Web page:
Previous in series: 10 Days of Christmas: Rulers from their Thrones

Next in series: 10 Days of Christmas: Mary and her Donkey

Reflections on The Eternal City

If you are drinking water from the fountain in the Piazza di Spagna in Rome, you should climb to the top of the Spanish steps, turn left, stop at the hilltop cafe to buy a lemon gellato, then walk another 500 steps up the bricked tree-lined walkway. All at once, the trees part, and you will find yourself standing on the garden terrace of the Medici Princes. It is the balcony of Rome, and from where you are standing, you can see everything.

To your right is the Vatican, the towering dome of St. Peter’s Basilica, the cathedral that birthed the Protestant Reformation. On the far side to your left, you can see the ruins of Imperial Rome, the city of the Caesars, just peeking out between and above the apartments and buildings. The arch and block architecture of Rome’s 1st empire on the left, and the dome and spire architecture of Rome’s 2nd empire on the right, and the whole city between is echo and cadence on those two themes.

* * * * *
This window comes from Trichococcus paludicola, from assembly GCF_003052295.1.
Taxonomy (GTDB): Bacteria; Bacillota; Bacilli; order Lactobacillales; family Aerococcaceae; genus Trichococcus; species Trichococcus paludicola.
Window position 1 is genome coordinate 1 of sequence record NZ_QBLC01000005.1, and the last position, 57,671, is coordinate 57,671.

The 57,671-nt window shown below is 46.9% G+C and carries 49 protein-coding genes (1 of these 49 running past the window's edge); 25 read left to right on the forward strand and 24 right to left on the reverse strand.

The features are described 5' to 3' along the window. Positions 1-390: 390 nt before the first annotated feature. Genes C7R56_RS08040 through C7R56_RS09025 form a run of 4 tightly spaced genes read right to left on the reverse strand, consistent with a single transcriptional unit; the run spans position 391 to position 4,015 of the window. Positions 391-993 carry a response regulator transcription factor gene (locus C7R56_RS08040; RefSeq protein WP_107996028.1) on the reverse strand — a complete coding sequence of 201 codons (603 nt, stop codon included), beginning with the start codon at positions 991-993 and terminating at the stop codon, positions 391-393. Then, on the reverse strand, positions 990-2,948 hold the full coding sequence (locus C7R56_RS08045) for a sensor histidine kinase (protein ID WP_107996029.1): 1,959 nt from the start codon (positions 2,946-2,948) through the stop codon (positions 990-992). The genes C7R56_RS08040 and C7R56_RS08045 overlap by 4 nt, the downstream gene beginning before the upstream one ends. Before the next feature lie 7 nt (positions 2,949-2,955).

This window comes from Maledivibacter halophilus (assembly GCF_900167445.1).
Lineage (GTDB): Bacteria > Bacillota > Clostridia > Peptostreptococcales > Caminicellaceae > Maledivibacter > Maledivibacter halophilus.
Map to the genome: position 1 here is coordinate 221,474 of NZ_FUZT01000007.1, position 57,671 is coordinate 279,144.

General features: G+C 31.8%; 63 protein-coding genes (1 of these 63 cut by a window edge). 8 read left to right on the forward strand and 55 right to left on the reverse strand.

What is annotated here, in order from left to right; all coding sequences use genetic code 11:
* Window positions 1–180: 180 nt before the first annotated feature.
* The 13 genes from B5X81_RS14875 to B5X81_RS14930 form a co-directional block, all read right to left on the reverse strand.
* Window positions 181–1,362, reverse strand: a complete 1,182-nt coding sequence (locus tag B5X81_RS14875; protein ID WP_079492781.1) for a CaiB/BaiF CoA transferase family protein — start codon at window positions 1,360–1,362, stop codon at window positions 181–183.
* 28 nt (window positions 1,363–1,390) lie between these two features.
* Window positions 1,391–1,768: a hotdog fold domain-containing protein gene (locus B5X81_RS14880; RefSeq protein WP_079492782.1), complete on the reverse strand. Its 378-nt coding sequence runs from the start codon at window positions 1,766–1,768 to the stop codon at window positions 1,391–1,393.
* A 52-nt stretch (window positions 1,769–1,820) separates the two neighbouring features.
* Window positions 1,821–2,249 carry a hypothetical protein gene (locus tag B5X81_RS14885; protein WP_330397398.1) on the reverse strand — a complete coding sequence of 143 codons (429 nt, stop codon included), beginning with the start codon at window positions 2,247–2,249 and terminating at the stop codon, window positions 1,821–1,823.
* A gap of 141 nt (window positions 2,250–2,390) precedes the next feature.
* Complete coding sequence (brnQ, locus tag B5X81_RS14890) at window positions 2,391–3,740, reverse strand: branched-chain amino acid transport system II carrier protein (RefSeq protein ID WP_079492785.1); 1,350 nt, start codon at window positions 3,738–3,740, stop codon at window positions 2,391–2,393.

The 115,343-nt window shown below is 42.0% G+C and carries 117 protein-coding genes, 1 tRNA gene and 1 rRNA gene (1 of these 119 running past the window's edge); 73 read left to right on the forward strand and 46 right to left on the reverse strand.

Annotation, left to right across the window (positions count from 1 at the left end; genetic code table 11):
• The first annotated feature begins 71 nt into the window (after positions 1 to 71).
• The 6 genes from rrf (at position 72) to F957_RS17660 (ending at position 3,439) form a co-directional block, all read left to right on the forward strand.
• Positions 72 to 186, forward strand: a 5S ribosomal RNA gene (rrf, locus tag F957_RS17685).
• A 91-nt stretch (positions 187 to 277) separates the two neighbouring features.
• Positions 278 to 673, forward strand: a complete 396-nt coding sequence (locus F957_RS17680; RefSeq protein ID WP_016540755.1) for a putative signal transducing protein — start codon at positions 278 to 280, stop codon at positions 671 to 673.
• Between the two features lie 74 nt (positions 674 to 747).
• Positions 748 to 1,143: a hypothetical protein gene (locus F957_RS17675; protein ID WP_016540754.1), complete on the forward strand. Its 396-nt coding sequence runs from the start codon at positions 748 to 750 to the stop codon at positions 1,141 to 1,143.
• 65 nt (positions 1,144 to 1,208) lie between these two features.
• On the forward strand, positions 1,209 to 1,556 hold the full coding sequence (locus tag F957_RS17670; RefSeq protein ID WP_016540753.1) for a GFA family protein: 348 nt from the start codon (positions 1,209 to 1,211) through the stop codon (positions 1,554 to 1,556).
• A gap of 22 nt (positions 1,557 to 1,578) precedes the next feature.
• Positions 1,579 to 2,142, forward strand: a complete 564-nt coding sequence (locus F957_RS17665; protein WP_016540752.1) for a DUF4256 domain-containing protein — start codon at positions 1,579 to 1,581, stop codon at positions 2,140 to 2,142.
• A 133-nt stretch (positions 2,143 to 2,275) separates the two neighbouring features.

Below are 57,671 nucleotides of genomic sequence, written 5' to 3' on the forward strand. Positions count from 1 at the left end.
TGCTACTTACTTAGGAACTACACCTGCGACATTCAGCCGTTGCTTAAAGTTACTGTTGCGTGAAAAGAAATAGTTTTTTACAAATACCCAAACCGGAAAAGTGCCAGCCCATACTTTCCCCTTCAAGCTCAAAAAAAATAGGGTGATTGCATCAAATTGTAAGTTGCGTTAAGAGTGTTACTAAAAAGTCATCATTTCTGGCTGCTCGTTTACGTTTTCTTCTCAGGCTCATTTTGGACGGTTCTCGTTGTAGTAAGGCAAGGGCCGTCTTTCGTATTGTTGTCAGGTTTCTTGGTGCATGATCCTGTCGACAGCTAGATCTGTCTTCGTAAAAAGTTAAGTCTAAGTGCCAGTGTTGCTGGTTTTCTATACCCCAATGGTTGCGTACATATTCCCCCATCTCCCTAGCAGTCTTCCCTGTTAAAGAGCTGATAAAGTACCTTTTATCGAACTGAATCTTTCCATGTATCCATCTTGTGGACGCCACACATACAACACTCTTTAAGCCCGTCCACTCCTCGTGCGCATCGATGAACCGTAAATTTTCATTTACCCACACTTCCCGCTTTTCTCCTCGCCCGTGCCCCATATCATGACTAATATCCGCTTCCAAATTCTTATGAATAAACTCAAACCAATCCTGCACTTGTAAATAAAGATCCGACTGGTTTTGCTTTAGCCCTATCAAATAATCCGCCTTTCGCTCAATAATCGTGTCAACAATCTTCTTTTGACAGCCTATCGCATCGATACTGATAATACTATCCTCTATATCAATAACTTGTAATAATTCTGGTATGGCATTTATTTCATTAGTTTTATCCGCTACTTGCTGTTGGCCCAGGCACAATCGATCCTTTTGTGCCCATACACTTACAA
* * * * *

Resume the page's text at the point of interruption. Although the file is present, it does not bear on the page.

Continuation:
The city is flowing with water. Every fountain in the city is fed directly from the Roman aqueduct, restored and doubled in capacity some 300 years ago. Is is fresh, clean drinking water, cool even on hot days, and the pride of the city. Romans will smile, and point to it, and say “Drink, drink! Is good!” Place your hand on the marble thigh carved by Bernini, stick your head into the stream of water, and drink!

Drinking from the Fountain

Rome invites you inside her history. I expected ropes and barricades, a history to be viewed and appreciated, but never touched, not stepped on, or leaned up against, or drenched under. Instead, I placed my hand on wall etched with an ichthus 1700 years ago, deep in the catacomb tunnels. When I was tired, I sat down on the marble foot of a column set in place by Raphael when he was the lead architect of St. Peter’s Basilica. I sat on a wooden bench in the Sistine chapel where Michelangelo paused to eat his lunch, those few days he did pause, while painting The Final Judgement on the front wall of the chapel.